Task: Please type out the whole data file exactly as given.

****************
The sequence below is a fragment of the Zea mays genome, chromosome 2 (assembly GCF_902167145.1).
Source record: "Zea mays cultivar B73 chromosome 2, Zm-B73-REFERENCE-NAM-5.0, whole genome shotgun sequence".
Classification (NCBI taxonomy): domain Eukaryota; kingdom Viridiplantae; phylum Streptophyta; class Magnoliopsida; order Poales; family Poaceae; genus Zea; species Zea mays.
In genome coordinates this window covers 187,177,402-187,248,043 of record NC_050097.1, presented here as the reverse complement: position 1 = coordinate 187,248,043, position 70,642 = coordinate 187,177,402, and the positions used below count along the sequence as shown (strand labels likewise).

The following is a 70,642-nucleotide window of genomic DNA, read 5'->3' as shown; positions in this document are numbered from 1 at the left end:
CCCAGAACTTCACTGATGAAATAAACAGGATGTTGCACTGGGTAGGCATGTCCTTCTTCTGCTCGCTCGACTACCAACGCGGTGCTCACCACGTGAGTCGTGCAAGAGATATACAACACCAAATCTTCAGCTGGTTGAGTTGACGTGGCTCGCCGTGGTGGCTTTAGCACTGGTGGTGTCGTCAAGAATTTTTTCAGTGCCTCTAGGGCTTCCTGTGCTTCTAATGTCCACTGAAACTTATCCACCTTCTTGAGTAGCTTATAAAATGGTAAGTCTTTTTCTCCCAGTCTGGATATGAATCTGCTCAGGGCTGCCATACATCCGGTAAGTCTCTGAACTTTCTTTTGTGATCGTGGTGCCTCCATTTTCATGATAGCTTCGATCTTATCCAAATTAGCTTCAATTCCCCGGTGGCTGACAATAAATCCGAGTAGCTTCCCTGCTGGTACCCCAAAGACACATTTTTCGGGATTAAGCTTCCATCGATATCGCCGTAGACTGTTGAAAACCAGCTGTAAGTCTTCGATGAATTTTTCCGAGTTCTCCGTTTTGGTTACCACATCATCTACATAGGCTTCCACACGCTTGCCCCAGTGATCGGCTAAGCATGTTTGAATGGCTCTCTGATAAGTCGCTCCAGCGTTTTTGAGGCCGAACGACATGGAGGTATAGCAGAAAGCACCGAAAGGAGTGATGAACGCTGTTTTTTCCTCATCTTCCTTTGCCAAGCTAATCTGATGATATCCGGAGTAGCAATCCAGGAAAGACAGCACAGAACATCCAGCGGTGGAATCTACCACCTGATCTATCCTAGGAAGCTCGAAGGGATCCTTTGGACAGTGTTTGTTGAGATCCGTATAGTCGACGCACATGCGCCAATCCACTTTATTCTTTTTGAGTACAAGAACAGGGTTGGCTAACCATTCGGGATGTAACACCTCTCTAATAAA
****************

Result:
The sequence below is a fragment of the Zea mays genome, chromosome 2 (assembly GCF_902167145.1).
Source record: "Zea mays cultivar B73 chromosome 2, Zm-B73-REFERENCE-NAM-5.0, whole genome shotgun sequence".
Classification (NCBI taxonomy): domain Eukaryota; kingdom Viridiplantae; phylum Streptophyta; class Magnoliopsida; order Poales; family Poaceae; genus Zea; species Zea mays.
In genome coordinates this window covers 187,177,402-187,248,043 of record NC_050097.1, presented here as the reverse complement: position 1 = coordinate 187,248,043, position 70,642 = coordinate 187,177,402, and the positions used below count along the sequence as shown (strand labels likewise).

The following is a 70,642-nucleotide window of genomic DNA, read 5'->3' as shown; positions in this document are numbered from 1 at the left end:
CCCAGAACTTCACTGATGAAATAAACAGGATGTTGCACTGGGTAGGCATGTCCTTCTTCTGCTCGCTCGACTACCAACGCGGTGCTCACCACGTGAGTCGTGCAAGAGATATACAACACCAAATCTTCAGCTGGTTGAGTTGACGTGGCTCGCCGTGGTGGCTTTAGCACTGGTGGTGTCGTCAAGAATTTTTTCAGTGCCTCTAGGGCTTCCTGTGCTTCTAATGTCCACTGAAACTTATCCACCTTCTTGAGTAGCTTATAAAATGGTAAGTCTTTTTCTCCCAGTCTGGATATGAATCTGCTCAGGGCTGCCATACATCCGGTAAGTCTCTGAACTTTCTTTTGTGATCGTGGTGCCTCCATTTTCATGATAGCTTCGATCTTATCCAAATTAGCTTCAATTCCCCGGTGGCTGACAATAAATCCGAGTAGCTTCCCTGCTGGTACCCCAAAGACACATTTTTCGGGATTAAGCTTCCATCGATATCGCCGTAGACTGTTGAAAACCAGCTGTAAGTCTTCGATGAATTTTTCCGAGTTCTCCGTTTTGGTTACCACATCATCTACATAGGCTTCCACACGCTTGCCCCAGTGATCGGCTAAGCATGTTTGAATGGCTCTCTGATAAGTCGCTCCAGCGTTTTTGAGGCCGAACGACATGGAGGTATAGCAGAAAGCACCGAAAGGAGTGATGAACGCTGTTTTTTCCTCATCTTCCTTTGCCAAGCTAATCTGATGATATCCGGAGTAGCAATCCAGGAAAGACAGCACAGAACATCCAGCGGTGGAATCTACCACCTGATCTATCCTAGGAAGCTCGAAGGGATCCTTTGGACAGTGTTTGTTGAGATCCGTATAGTCGACGCACATGCGCCAATCCACTTTATTCTTTTTGAGTACAAGAACAGGGTTGGCTAACCATTCGGGATGTAACACCTCTCTAATAAA